Re: Freewriting

Beth W. Baldwin, PhD (
Wed, 24 Jul 1996 08:21:06 -0400

On Tue, 23 Jul 1996 wrote:

> My post ... it's so difficult to tell ... as we alllllll have at one time
> or another known or experienced ... what and how something is being said
> ... was not meant to substract from the discussion or to find fault with
> it, but to raise a question about the value of being intro"spective".

I don't find your contributions to this conversation in the least bit flip
(writing as expensive vs free) nor do I think they subtract from it. I
think that they're quite valid as a matter of fact.

For me, *one* important outcome of this discussion would be that we could
in"spect" other issues about writing pedagogy beyond "how to" issues. For
me, *how* I do something really does follow my answer to *why* I do
something. So, if I am teaching a class in writing the personal essay,
*why* I teach that class is because students are there to learn an
aesthetic practice for personal pleasure, maybe leading to publication.
Then, I'd seek approaches in *many* of the conventional how-tos.

If I'm asked to teach composition, however, the "why" is quite different.
Students are not there, in general, to learn something as a pleasurable
practice. There are actually many "why" answers for comp students. I
generally turn to the philosophies of our comp program itself. In our
case, we don't teach comp so that students can learn for pleasure only or
for academic purposes only (how to write a paper for your college
classes), but rather to learn good rhetorical practice. With the the
"why" (in my case), "how" does not seem to follow from conventional
how-tos since so many conventional how-tos lead invariably to an essay of
some sort.

So . . .

> Though retrospective protocols will continue to
> be given and found as problematic, all protocols are problematic!

. . . which is precisely my experience. And often the problem arises
because it's really impossible to generalize (especially when you start
doing things like taking into account personality type -- which you really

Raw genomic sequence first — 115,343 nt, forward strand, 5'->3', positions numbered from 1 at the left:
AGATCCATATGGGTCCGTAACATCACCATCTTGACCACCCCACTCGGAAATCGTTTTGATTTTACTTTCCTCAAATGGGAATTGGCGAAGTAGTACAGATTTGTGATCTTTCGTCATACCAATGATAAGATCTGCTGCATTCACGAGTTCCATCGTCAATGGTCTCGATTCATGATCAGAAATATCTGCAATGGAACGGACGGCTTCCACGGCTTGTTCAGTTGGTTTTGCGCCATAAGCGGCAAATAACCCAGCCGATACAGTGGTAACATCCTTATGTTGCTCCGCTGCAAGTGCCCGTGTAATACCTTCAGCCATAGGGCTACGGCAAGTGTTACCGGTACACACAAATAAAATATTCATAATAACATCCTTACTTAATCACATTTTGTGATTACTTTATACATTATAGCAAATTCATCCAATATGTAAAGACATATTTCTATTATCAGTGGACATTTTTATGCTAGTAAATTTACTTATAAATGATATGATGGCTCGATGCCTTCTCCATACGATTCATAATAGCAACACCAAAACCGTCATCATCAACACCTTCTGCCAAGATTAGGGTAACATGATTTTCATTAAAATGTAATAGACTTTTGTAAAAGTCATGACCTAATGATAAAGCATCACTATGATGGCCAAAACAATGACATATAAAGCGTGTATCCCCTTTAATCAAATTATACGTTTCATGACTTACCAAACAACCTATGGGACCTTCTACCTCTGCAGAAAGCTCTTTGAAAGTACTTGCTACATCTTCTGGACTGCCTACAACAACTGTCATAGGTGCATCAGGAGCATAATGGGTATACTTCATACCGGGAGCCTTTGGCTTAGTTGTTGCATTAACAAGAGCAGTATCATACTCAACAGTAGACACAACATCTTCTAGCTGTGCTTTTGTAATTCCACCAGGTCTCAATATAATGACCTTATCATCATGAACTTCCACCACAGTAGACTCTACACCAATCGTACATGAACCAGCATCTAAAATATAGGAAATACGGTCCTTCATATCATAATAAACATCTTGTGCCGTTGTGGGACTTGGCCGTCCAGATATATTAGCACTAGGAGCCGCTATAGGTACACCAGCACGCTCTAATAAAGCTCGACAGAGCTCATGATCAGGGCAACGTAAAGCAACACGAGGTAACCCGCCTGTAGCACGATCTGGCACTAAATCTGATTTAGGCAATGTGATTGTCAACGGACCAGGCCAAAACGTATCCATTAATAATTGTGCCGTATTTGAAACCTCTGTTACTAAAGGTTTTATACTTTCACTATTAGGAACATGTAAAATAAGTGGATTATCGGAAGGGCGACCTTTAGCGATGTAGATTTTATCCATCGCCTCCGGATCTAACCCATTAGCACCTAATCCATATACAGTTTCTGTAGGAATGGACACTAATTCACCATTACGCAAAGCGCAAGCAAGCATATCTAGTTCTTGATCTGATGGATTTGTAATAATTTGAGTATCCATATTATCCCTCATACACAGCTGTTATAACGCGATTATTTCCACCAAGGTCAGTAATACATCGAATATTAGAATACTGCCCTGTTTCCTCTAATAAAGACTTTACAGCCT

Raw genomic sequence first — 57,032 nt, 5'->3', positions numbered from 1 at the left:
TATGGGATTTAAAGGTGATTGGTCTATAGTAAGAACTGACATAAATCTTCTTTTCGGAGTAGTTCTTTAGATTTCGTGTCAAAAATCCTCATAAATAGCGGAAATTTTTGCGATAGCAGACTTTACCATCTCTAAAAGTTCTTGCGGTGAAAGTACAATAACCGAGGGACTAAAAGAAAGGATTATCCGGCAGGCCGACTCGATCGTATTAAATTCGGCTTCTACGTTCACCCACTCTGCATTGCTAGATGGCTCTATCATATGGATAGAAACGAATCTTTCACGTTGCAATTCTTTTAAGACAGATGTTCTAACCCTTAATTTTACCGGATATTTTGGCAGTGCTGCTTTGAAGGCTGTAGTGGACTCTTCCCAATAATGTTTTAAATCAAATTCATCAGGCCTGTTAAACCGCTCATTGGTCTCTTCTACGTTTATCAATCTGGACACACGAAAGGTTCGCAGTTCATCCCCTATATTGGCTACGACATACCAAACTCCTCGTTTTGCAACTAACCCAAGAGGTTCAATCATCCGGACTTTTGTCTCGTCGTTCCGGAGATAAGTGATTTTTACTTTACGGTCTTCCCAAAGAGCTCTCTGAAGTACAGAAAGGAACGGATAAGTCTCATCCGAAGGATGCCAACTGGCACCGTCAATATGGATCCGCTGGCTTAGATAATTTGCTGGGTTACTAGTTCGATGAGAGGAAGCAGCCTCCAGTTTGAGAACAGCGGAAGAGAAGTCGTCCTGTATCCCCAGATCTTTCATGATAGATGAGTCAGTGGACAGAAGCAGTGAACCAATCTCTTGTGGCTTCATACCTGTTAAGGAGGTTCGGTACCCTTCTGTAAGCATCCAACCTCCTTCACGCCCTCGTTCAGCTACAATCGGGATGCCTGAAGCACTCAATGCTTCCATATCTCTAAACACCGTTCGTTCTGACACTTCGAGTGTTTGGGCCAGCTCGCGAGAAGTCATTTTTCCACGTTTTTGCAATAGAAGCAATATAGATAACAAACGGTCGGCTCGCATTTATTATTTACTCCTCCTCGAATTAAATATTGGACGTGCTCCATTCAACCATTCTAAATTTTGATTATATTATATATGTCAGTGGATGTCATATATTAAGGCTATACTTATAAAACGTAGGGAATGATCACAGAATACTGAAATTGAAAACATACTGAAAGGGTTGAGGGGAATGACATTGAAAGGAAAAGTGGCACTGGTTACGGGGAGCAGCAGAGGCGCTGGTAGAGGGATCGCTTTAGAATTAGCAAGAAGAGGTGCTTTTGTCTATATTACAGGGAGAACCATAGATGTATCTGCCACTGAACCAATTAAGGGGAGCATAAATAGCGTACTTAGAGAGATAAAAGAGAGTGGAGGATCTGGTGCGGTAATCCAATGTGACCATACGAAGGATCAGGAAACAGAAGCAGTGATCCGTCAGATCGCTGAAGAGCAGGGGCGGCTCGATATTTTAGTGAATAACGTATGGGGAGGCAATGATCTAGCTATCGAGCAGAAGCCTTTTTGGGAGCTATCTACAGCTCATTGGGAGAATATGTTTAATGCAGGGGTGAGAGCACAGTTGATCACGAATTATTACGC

must do).

> I just want to write. Yes, there is a pun there. Writing, for me, should
> be not just an ethical act but a political one.

These are good starts on answering "why." I surely hope that no one
thinks that just because I ask "why teach writing" that I'm implying that
we should not teach writing. This is far from the truth for me. Someone
sent me a private post indicating that this was exactly what was being

It was also suggested that the "why" question is valid only if
the answer to the "can it be done" question is "no." I completely
disagree with this. Remember the question "why climb a mountain" --
surely that's a valid question to ask even after we now know that climbing
a mountain is indeed possible. Still, how one would go about climbing the
mountain would depend upon the answer one gives to "why."

> And so, instead of thinking, except for amusement .)>= , I just write!

So, if *why* you write is because it's a substitute for thinking (and I
assume what you mean here is an inner speech kind of mentation vs some
outward manifestation of that same act of mentation), *how* you do it
wouldn't necessarily be described in conventional how-tos.

In short (although I'm sure this has been anything but short, I still
think the "why" question has value.

Beth Baldwin, Ph.D. *
Office of Continuing Education *
University of North Carolina at Greensboro *
Greensboro, NC 27412-5001 *
910-334-5140 *